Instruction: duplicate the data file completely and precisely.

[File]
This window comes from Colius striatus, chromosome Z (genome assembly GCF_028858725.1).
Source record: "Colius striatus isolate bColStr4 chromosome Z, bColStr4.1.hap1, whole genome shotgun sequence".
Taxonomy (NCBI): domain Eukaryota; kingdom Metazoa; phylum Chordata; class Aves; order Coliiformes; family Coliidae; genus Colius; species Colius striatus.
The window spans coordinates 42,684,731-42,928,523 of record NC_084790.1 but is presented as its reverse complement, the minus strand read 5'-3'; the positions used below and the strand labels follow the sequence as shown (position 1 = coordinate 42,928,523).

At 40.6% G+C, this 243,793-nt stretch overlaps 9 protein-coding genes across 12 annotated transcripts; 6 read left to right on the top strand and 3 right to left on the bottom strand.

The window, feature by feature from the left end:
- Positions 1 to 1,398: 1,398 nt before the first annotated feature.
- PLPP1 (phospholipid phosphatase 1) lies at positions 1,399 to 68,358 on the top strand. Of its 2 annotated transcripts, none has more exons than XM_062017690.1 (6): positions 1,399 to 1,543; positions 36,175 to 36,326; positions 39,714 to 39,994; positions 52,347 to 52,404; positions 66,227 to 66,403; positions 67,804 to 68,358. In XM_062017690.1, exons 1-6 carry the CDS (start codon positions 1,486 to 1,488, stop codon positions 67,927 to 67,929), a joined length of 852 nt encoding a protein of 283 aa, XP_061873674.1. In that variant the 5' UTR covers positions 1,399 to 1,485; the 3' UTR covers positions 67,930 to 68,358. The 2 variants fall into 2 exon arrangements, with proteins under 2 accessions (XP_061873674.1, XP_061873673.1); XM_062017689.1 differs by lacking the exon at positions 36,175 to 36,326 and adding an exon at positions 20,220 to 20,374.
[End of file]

This window comes from Colius striatus, chromosome Z (genome assembly GCF_028858725.1).
Source record: "Colius striatus isolate bColStr4 chromosome Z, bColStr4.1.hap1, whole genome shotgun sequence".
Taxonomy (NCBI): domain Eukaryota; kingdom Metazoa; phylum Chordata; class Aves; order Coliiformes; family Coliidae; genus Colius; species Colius striatus.
The window spans coordinates 42,684,731-42,928,523 of record NC_084790.1 but is presented as its reverse complement, the minus strand read 5'-3'; the positions used below and the strand labels follow the sequence as shown (position 1 = coordinate 42,928,523).

At 40.6% G+C, this 243,793-nt stretch overlaps 9 protein-coding genes across 12 annotated transcripts; 6 read left to right on the top strand and 3 right to left on the bottom strand.

The window, feature by feature from the left end:
- Positions 1 to 1,398: 1,398 nt before the first annotated feature.
- PLPP1 (phospholipid phosphatase 1) lies at positions 1,399 to 68,358 on the top strand. Of its 2 annotated transcripts, none has more exons than XM_062017690.1 (6): positions 1,399 to 1,543; positions 36,175 to 36,326; positions 39,714 to 39,994; positions 52,347 to 52,404; positions 66,227 to 66,403; positions 67,804 to 68,358. In XM_062017690.1, exons 1-6 carry the CDS (start codon positions 1,486 to 1,488, stop codon positions 67,927 to 67,929), a joined length of 852 nt encoding a protein of 283 aa, XP_061873674.1. In that variant the 5' UTR covers positions 1,399 to 1,485; the 3' UTR covers positions 67,930 to 68,358. The 2 variants fall into 2 exon arrangements, with proteins under 2 accessions (XP_061873674.1, XP_061873673.1); XM_062017689.1 differs by lacking the exon at positions 36,175 to 36,326 and adding an exon at positions 20,220 to 20,374.